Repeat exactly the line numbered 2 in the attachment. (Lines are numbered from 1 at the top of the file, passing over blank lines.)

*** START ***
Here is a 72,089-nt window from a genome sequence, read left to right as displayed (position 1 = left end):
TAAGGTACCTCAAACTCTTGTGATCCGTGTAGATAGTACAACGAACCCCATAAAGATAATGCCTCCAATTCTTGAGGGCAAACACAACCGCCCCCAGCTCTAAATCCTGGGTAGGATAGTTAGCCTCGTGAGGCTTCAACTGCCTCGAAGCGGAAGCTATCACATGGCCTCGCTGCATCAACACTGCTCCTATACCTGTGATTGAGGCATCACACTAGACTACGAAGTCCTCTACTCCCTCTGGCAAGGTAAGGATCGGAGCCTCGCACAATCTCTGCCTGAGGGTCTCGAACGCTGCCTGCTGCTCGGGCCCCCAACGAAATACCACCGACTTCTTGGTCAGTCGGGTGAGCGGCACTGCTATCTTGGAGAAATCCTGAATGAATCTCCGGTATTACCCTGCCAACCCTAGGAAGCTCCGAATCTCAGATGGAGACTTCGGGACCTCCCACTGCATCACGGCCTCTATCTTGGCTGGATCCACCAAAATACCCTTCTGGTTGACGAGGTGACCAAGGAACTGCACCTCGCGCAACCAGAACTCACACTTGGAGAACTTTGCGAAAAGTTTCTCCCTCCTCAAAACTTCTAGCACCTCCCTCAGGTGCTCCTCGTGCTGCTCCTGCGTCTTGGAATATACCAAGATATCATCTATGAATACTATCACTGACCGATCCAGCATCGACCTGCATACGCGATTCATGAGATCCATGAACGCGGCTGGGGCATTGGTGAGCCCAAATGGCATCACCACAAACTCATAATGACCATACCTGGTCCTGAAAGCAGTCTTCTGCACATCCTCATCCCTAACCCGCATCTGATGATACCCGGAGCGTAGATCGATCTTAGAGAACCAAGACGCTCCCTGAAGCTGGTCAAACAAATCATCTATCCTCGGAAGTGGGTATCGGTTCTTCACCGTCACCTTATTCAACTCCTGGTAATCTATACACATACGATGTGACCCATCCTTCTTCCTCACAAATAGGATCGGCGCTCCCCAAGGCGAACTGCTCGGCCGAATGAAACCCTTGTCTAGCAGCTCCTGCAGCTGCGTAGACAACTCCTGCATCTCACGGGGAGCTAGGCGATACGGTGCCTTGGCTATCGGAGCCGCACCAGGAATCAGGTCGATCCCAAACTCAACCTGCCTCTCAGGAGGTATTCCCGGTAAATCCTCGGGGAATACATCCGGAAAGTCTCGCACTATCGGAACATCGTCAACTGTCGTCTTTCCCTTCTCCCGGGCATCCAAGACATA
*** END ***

TAAGGTACCTCAAACTCTTGTGATCCGTGTAGATAGTACAACGAACCCCATAAAGATAATGCCTCCAATTCTTGAGGGCAAACACAACCGCCCCCAGCTCTAAATCCTGGGTAGGATAGTTAGCCTCGTGAGGCTTCAACTGCCTCGAAGCGGAAGCTATCACATGGCCTCGCTGCATCAACACTGCTCCTATACCTGTGATTGAGGCATCACACTAGACTACGAAGTCCTCTACTCCCTCTGGCAAGGTAAGGATCGGAGCCTCGCACAATCTCTGCCTGAGGGTCTCGAACGCTGCCTGCTGCTCGGGCCCCCAACGAAATACCACCGACTTCTTGGTCAGTCGGGTGAGCGGCACTGCTATCTTGGAGAAATCCTGAATGAATCTCCGGTATTACCCTGCCAACCCTAGGAAGCTCCGAATCTCAGATGGAGACTTCGGGACCTCCCACTGCATCACGGCCTCTATCTTGGCTGGATCCACCAAAATACCCTTCTGGTTGACGAGGTGACCAAGGAACTGCACCTCGCGCAACCAGAACTCACACTTGGAGAACTTTGCGAAAAGTTTCTCCCTCCTCAAAACTTCTAGCACCTCCCTCAGGTGCTCCTCGTGCTGCTCCTGCGTCTTGGAATATACCAAGATATCATCTATGAATACTATCACTGACCGATCCAGCATCGACCTGCATACGCGATTCATGAGATCCATGAACGCGGCTGGGGCATTGGTGAGCCCAAATGGCATCACCACAAACTCATAATGACCATACCTGGTCCTGAAAGCAGTCTTCTGCACATCCTCATCCCTAACCCGCATCTGATGATACCCGGAGCGTAGATCGATCTTAGAGAACCAAGACGCTCCCTGAAGCTGGTCAAACAAATCATCTATCCTCGGAAGTGGGTATCGGTTCTTCACCGTCACCTTATTCAACTCCTGGTAATCTATACACATACGATGTGACCCATCCTTCTTCCTCACAAATAGGATCGGCGCTCCCCAAGGCGAACTGCTCGGCCGAATGAAACCCTTGTCTAGCAGCTCCTGCAGCTGCGTAGACAACTCCTGCATCTCACGGGGAGCTAGGCGATACGGTGCCTTGGCTATCGGAGCCGCACCAGGAATCAGGTCGATCCCAAACTCAACCTGCCTCTCAGGAGGTATTCCCGGTAAATCCTCGGGGAATACATCCGGAAAGTCTCGCACTATCGGAACATCGTCAACTGTCGTCTTTCCCTTCTCCCGGGCATCCAAGACATA